Steve Amick’s novel, Nothing But A Smile, is an unusual mix of literary and pulp fiction, a bawdy romp and a true romance. A wily work satire that asks, What is actually obscene? Nudity or war? Sex or sexism? Titillation or poverty? Amick’s artful and affecting novel of pinups and put-downs is a zesty inquiry into fairness and decency, free speech and justice, and the value of work and creativity. Nothing But a Smile is fresh, witty, immensely entertaining, and provocative in every sense of the word.

Wednesday, May 27, 2009

A review

My latest review for the Chicago Tribune:

Housewife finds her wings watching the world's birds

By Donna Seaman | Special to the Tribune

May 23, 2009

"Life List: A Woman's Quest for the World's Most Amazing Birds"

By Olivia Gentile

Bloomsbury, 345 pages, $26

Her mother said it best, "Phoebe is a bird, afraid of being caged." Crowned "the world's leading bird-watcher" by the Guinness Book of World Records in 1994, Phoebe Snetsinger described her devotion to birding as "emotional salvation." In her quest to see more bird species than anyone had ever imagined possible, she traveled the seven continents many times over, surpassed many ornithologists in expertise, published zesty birding articles and became a legend. She also skipped her mother's funeral, missed her eldest daughter's wedding and left her husband alone for months at a time.

The daughter of Naomi and Leo Burnett, founder of the renowned, Chicago-based advertising agency, Leo Burnett Co., tomboy Phoebe dreamed of becoming a scientist while growing up in Glencoe and Lake Zurich. But she graduated from college during the 1950s, and, as journalist and first-time biographer Olivia Gentile so astutely observes, not even a brainy and ambitious gal like Snetsinger was immune to society's husband-and-children-first directive for women. Accordingly, Snetsinger married, assumed the role of a suburban, stay-at-home mother of four and became so depressed "she felt like she was inside a tomb." Until the day a friend handed Snetsinger a pair of binoculars and pointed out a Blackburnian warbler.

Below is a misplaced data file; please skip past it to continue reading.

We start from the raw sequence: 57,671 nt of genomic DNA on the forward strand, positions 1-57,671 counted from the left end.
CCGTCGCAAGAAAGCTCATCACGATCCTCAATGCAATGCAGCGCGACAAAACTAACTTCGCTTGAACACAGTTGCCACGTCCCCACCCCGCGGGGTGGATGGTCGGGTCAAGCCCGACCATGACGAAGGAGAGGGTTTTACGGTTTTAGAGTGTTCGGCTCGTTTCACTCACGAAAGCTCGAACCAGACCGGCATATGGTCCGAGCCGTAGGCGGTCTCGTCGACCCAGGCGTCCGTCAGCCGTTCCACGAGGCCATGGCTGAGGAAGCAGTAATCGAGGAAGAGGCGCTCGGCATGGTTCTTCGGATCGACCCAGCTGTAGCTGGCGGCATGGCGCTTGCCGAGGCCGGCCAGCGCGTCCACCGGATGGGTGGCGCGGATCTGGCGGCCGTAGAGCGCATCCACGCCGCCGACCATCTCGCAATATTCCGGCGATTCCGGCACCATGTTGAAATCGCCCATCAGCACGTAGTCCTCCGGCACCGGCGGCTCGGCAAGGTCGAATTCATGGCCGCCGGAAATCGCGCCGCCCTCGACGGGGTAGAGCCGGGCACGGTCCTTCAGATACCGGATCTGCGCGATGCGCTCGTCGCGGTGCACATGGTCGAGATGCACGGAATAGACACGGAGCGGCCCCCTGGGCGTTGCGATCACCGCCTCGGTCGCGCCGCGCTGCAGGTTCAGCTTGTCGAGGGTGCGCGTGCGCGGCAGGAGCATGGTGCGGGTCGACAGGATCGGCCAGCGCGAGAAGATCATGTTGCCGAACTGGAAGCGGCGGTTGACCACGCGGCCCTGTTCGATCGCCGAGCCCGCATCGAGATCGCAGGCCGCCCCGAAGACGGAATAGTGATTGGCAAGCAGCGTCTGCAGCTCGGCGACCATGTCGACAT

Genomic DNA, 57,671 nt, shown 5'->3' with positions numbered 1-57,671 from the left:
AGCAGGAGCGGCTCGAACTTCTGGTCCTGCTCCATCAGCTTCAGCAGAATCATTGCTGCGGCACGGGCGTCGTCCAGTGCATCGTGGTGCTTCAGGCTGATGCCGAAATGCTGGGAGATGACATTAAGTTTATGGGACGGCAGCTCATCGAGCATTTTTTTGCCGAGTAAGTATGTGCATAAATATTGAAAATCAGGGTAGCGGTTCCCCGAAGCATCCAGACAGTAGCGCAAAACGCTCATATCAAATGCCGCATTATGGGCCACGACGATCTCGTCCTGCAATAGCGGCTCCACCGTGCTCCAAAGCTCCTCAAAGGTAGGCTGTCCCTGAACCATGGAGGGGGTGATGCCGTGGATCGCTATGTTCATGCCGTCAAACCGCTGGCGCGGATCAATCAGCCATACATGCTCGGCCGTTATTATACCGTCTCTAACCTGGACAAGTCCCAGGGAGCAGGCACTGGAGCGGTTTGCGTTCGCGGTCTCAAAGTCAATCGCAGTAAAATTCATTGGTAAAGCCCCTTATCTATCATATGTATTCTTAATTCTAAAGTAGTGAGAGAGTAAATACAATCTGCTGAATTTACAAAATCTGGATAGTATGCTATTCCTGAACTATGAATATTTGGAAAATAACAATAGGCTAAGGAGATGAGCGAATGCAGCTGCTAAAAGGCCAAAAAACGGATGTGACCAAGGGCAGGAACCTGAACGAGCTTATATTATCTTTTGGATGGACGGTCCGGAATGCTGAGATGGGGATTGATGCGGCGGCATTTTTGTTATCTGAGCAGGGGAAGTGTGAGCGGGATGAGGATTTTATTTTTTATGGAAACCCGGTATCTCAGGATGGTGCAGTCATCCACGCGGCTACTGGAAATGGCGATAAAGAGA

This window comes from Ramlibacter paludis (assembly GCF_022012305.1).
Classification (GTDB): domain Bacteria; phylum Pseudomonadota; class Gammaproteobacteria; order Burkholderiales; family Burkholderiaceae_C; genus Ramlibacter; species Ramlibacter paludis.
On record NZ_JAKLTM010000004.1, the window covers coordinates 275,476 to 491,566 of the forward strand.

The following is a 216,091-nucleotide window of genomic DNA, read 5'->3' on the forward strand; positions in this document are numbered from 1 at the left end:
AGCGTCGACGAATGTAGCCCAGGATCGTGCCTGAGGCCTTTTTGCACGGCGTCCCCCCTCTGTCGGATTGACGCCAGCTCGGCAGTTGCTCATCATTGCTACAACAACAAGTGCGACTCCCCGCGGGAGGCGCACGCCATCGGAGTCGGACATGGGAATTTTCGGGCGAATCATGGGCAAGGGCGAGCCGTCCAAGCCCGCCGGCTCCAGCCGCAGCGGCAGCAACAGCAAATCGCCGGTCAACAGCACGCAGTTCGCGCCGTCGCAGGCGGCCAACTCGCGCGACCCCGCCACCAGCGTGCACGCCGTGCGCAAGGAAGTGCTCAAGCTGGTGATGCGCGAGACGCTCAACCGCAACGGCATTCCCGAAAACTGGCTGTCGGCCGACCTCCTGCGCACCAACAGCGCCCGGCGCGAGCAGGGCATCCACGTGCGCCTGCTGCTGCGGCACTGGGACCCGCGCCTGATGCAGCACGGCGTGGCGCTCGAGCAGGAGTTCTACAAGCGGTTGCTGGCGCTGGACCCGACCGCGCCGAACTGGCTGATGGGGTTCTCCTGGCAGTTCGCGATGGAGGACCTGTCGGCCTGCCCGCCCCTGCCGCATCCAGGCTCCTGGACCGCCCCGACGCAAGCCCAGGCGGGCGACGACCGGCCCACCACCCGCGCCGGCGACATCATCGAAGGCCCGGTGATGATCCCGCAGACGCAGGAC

An eagle-eyed stoic with a steely memory, Snetsinger was a natural in the field, and her "life list" of the bird species she saw and identified grew at a dizzying pace. As the first woman to tally 5,000 birds, she was exultant. Informed just before her 50th birthday that she had advanced melanoma and less than a year to live, she was devastated. Did she hang up her binoculars and cease circling the globe like a migrating bird? Certainly not. Time was short, so she planned even more arduous expeditions. Gentile wonders if perhaps Snetsinger hoped that perpetual motion and a fierce concentration on birds would enable her to outrun and outsmart the disease.
What astounding birds Snetsinger saw, the most exotic vividly described by Gentile, a bird convert under the influence of her compelling subject. Here are striking word sketches of the gray crowned-crane, lilac-breasted roller, harpy eagle, red bird-of-paradise, shoebill, Ceylon frogmouth and rufus-necked wood-rail. Snetsinger was blessed with enough time and money to be able to follow guides into swamps, jungles and deserts, up mountains and across rivers and oceans, often under the most grueling conditions. Over time, her journeys grew increasingly urgent. Not only because she was racing against death, but also because the planet's birds, "mostly as a result of habitat destruction and other human blunders," are facing extinction. Snetsinger experienced ecstasy in the presence of magnificent birds, but also faced despair, peril and terror.

Gentile chronicles Snetsinger's miraculous survival of treacherous trails, a lethal strain of malaria, a brush with tribal warfare, a potentially fatal boat accident, a sprained ankle and a broken wrist. She was taken hostage in Ethiopia, and, most horrifically, gang-raped in Papua New Guinea. But nothing stopped her. Each trauma toughened her resolve and intensified her sense of mission. Snetsinger's life list was her lifeline, and no one saw as many species as she did. She reached 8,398. Death claimed her in Madagascar at 68 in 1999. And no, it wasn't cancer (a vehicle accident on a birding tour).